With a persistent socio-political climate and growing student diversity, Colorado and the rest of the country are in dire need of education leaders and policymakers who are ready to effectively develop higher education institutions.
Dr. Allen Sandoval-Lucer (Master’s ’95, Ph.D. ’04) is an associate professor of clinical studies at SEHD, serving as Vice President of Student Affairs and Vice President of Campus at various Colorado community colleges. It has spent decades developing methods for leaders in education to embrace institutional change, with equity and social justice as focal points. It recognizes the urgency and willingness of educational leaders that must be possessed to empower future generations of higher education students.
Sandoval-Lucer brings its equity-oriented framework for success and retaining students in the new concentration of the Master of Science (MSc) in Leadership in Educational Organizations (LEO) to “Leading Change for Student Success in Higher Education”.
Diploma for those who create change
The new concentration takes five semesters and is completely online. It is designed for individuals from higher education institutions, political and research organizations, and government and nonprofit organizations wishing to move into new roles in higher education. It was designed with mid-level professionals in mind. “They have a commitment to balancing their professional roles and families. The online diploma is available to people across the country and is ideal for working professionals and candidates who find evening personal classes logistically challenging, ”Sandoval-Lucerra said.
The degree is not limited to educational specialties. “You can have any undergraduate experience,” she added. “Most new professionals gain experience as student staff on campus or find themselves involved in student life or student government. After graduation, they often find entry-level positions in housing, counseling, admission or orientation. Whether they specialize in history, political science, business or psychology, but if they want to rise and take a leadership role in higher education, they need a master’s degree.
Online program classes use highly interactive learning design principles that contribute to the attractiveness and motivation of students. The curriculum integrates current issues with historical, philosophical, and theoretical foundations to help candidates identify, research, and implement change in higher education and related organizations.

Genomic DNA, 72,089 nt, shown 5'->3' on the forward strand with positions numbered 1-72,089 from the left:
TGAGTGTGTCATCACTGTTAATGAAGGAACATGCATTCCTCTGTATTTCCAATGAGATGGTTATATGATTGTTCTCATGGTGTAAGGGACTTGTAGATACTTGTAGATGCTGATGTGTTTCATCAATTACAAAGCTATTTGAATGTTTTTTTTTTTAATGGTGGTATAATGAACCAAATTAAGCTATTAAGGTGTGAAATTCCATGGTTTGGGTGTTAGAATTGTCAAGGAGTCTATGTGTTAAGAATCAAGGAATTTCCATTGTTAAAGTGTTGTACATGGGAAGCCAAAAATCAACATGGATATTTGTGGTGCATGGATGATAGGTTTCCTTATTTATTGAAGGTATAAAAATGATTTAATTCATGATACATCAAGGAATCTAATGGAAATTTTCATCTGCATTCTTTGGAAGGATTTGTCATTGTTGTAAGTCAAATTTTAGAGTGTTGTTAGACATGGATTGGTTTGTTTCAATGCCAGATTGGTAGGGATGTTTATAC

Access is simply not enough
According to Sandoval-Lucer, models of maintaining higher education are moving towards a more robust focus on student success and obtaining a degree. “The point is that the institution meets students where they are and leads them where they need to go,” she said.
Student success is not just about providing access to tutoring and resource centers. Sandoval-Lucer ultimately boils down to the connections and affiliations that develop by evaluating the assets that students bring with them to college. “If we focus on the foundations of asset-based student success, achievements will increase and results will improve,” she noted. Higher education institutions need leaders with innovative views on what it means to be a fair organization, how to engage diverse groups of students and uphold social justice.
One step above the rest
According to Sandoval-Lucer, this new program sets itself apart from other national higher education programs not only by creating a model of student success, but also by “looking at what future higher education executives need to know. Higher education is not separate from what is happening in the world, our communities and regions. The program examines the broader context of higher education and how it affects the work of education leaders. ”
Through this specialized degree, students will learn to evaluate the cultural, governmental, and sociopolitical impacts of higher education in America and internationally, and to critically analyze educational policies and structures that lead to an unfair campus environment. They will also explore intentional leadership practices to respond to change. Graduates will be highly prepared to provide culturally informed, equity-oriented leadership and perform a wide range of roles in educational organizations, including student affairs, academia, and diversity and inclusion roles.
This article was written by Servo Adu-Tutu, Marketing Coordinator of the School of Education and Human Development. It was originally featured in the school magazine Edge.